Hahaha he’s your favorite? We should really rank DADA teachers. Mine would have to be Lupin, followed by fake Moody, then Umbridge, cos she was so deliciously evil.

      “Progess for progress’ sakes cannot be accepted!”

  • Mary

    I wish people werent so hard on Chris Columbus’s direction of the first two films. They’re still a whole lot better adaptations in my mind than the train wreck David Yates created with “The Half Blood Prince”.

    • Mr. Holloway

      I can’t speak for anyone else, but the reason I’ve criticized Columbus in the past is because he seems almost allergic to taking any sort of artistic chances. Of course, that actually serves him really well for the large segment of HP fans who’d be perfectly content with sitting through five-hour movies as long as EVERYTHING from the book was in it.

      That being said, Columbus still deserves a tremendous amount of credit for establishing a strong foundation with the first two HP movies, especially in regards to the way he balanced working with inexperienced kids and some of the finest British actors on the planet on a MASSIVE production and making it work.

      • Lisa Simpson

        I agree that Columbus deserves a lot of credit for getting the franchise off the gorund so strongly, and I also agree that he never took any artistic chances with the movies. The movies really didn’t take flight as works of art (rather than adaptation) until Cuaron came along. And I’ve loved what Yates has done. Movie and books are two different types of storytelling methods, and the later directors understood that better than Columbus.

      • Jack

        It’s a bit pretentious to think that all movies need to be “works of art.” Some are just entertainment, and there’s nothing wrong with that.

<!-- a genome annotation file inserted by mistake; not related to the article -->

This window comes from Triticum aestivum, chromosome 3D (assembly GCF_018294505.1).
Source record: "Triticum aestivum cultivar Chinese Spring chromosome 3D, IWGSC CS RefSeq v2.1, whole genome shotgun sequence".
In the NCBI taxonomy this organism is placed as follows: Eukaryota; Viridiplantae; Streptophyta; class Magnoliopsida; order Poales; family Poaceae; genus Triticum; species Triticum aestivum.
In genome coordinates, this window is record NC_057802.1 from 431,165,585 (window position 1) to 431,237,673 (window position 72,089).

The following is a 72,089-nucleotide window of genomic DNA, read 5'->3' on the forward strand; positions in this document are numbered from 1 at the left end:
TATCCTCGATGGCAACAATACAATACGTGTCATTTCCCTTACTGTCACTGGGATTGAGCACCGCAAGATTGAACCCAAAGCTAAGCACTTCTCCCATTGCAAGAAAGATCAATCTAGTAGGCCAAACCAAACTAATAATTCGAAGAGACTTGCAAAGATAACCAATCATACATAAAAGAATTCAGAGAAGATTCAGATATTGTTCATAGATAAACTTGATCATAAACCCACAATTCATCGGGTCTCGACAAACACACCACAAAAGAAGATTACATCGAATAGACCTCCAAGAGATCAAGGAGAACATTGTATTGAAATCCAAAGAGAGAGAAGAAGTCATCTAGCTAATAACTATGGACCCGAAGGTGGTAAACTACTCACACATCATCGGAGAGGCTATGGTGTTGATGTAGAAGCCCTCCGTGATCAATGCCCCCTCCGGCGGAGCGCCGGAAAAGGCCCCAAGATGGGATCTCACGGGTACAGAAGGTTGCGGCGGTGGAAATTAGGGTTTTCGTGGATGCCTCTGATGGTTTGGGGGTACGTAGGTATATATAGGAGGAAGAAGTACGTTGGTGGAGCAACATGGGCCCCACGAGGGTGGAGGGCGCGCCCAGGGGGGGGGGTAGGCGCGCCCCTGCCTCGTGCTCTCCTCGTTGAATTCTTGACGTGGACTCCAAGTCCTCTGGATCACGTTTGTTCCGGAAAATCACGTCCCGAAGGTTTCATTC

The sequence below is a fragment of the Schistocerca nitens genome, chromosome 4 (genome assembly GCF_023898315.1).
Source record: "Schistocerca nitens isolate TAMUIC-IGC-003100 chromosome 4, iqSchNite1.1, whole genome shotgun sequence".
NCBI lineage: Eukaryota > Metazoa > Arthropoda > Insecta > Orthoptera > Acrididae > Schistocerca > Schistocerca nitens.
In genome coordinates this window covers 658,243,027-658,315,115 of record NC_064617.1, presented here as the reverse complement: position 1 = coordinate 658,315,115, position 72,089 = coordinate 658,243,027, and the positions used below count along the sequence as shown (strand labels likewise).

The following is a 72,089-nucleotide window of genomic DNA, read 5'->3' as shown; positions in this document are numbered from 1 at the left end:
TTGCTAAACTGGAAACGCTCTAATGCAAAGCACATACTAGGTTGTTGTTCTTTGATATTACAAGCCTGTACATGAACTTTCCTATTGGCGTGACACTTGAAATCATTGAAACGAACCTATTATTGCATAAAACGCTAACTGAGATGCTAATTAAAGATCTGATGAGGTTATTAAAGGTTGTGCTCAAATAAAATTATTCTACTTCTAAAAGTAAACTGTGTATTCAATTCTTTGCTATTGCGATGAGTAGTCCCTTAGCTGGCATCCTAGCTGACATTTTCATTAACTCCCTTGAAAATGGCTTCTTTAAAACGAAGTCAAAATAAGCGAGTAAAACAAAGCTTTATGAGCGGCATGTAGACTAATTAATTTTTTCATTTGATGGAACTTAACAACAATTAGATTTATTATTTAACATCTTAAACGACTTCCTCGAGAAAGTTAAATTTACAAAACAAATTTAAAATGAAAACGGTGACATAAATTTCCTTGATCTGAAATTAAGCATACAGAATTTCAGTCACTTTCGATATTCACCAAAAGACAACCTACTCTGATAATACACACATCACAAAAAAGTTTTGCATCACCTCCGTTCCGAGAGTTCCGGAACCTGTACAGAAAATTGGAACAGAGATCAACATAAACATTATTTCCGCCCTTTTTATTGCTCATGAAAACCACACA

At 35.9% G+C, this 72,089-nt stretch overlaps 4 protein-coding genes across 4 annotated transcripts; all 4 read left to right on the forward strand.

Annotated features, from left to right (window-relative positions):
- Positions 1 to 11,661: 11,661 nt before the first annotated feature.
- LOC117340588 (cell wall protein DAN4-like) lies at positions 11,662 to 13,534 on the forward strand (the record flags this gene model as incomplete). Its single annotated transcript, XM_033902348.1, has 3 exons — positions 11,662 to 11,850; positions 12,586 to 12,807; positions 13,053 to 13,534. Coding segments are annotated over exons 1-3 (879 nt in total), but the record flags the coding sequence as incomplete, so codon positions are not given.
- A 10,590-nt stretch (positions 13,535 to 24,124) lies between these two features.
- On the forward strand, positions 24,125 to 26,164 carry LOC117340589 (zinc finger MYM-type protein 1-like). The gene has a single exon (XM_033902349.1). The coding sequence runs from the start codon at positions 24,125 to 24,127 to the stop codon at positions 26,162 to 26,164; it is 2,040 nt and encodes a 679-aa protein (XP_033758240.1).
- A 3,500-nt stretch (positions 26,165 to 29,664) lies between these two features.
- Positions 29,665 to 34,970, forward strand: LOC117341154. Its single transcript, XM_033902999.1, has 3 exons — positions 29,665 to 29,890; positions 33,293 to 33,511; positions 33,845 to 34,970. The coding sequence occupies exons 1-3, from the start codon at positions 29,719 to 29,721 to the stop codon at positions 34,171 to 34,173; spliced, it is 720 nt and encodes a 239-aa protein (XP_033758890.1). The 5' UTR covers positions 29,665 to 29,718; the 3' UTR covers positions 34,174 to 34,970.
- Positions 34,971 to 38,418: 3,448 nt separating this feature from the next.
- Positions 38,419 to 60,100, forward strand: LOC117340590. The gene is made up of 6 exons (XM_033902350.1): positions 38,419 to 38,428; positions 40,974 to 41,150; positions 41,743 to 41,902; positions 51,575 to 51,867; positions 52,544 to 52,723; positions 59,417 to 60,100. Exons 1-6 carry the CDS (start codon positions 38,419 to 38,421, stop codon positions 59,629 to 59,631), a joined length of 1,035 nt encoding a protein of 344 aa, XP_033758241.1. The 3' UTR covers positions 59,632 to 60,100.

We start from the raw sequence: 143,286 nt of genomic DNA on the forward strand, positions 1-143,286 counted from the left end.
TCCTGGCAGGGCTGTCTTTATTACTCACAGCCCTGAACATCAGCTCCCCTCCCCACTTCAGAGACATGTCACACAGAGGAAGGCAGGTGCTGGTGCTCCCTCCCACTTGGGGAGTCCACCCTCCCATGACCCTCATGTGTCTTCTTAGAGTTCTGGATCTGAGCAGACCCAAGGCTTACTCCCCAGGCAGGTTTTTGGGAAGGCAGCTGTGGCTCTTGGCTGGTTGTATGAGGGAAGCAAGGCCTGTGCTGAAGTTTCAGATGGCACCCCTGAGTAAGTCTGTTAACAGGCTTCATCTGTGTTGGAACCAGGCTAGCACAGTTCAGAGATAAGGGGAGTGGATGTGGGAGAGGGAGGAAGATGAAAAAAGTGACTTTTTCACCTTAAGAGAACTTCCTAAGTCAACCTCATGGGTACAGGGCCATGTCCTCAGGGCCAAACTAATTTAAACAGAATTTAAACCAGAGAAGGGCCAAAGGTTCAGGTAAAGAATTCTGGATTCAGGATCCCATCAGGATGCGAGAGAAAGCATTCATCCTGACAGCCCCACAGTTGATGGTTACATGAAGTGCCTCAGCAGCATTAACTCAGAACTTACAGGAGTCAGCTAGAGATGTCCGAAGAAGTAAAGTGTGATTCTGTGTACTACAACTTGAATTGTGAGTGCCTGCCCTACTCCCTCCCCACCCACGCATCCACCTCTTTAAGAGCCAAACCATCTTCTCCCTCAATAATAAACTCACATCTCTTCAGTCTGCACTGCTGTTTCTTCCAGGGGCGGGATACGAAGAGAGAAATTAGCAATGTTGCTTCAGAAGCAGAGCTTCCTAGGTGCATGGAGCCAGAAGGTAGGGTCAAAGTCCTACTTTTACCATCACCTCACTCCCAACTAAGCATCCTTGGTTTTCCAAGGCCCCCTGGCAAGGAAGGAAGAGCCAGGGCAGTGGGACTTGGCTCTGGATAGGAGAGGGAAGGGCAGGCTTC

• Dave

      Half Blood Prince is actually one of my favorite Potter films (along with Prisoner of Azkaban). Sure, artistic liberties were taken going from book to film (one scene that particularly bothered me), but it really was a gorgeous film. So exquisitely shot, the acting was great, the emotion and tension were palpable. The differences from the book didn’t end up bothering me because I was so enthralled with what was onscreen.

      • paula

        Yeah, but the problem with Half Blood Prince was that they change the end. Dumblendore’s funeral was such a beutiful way of ending the sixth book and it would have made a perfect way of ending the movie. Also, movie Ginny is terrible in the sixth film.

      • KarlHall

        Ummm… they showed Dumbledore’s funeral ending the movie too, didn’t it? Followed by a brief scene talking about the fake locket and R.A.B…

      • Leslie

        I think Yates has done an admirable job for the most part in adapting rather complex source material, but I didn’t really care for some of the liberties he took in HBP. I’m fine with changing the story to make it more adaptable to the screen, especially as the books got bigger & it would have been impossible to have the story make sense if you stuck strictly to the book & didn’t make the movies 5 hours long. However, I wish that some things, like Ginny & Harry’s first kiss (& Ginny’s character in general), & the funeral at the end, had not been changed or cut short.

      • Dave